How to Set Up a 24 h lasting Minion
Since the lighting of my first briquettes, I must confess my irresistible attraction to the issue of combustion’s length. While striving to be objective with myself and with you, I do not think I can give a real explanation of the reasons that pushed me to expect to exceed the limits achieved on previous time cooking. I believe that the origin of everything is the fact that despite being a lover of the Low & Slow from the first hour, I have stubbornly refused for years to do the “small step” and buy one smoker, trying faithful to squeeze to the last drop the resources of my Performer. Then when I finally decided to bring home a WSM47, the bumb has remained and the taste to let him pass every time the limit was one of many elements that made my (then) frequent Q Sessions so funny.
With the passage of time, test after test, I realized how with a few easy precautions you can take a simple WSM47 (or similar devices) to unexpected performance, without the need for any replacement of the set up. My record is 26 hours of permanence at a temperature of 110° C but without going to such extremes, I can safely say that 20 hours are easily available to everyone. Below I wanted to share what time has taught me, through a few simple general principles:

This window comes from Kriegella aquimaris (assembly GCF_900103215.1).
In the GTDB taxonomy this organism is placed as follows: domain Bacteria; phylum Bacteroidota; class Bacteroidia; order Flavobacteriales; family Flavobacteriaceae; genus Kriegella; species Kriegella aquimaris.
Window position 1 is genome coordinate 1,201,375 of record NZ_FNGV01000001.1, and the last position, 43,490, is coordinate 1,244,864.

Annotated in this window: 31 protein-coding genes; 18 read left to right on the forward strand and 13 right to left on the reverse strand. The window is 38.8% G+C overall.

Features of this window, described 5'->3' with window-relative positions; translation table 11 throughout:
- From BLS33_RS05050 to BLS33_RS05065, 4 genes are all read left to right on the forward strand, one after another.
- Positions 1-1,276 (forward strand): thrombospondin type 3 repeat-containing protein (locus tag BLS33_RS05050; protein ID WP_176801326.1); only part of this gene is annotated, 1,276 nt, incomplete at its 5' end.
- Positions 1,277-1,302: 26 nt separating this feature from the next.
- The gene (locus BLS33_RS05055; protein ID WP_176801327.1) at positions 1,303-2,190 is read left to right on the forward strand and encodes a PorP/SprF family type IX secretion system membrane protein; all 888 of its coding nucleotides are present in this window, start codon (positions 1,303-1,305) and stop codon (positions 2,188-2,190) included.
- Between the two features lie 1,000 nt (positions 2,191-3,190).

- The lower fans of a bullet smoker are able to take to the combustion chamber much more air than the amount that the device needs to maintain a Low&Slow temperature range. Consider in this sense, that my typical setup involves the WSM47 an open nozzle, one closed and the last only partially open. Now, you know that ring with pierced sides that is in on the combustion grate by default? It is for ensuring that the air circles around the fuel, favoring a more constant temperature maintenance. If we take for good an excess of available air, it is clear that an accessory which helps to make more air to get to the fuel is an unnecessary contradiction. My opinion is that the bullet smoker is to be used without a ring, further exploiting available space to hold a greater amount of fuel and so make the duration longer. The fear that I know is attacking you, that coal “plug” the air vents is absolutely unfounded, believe me.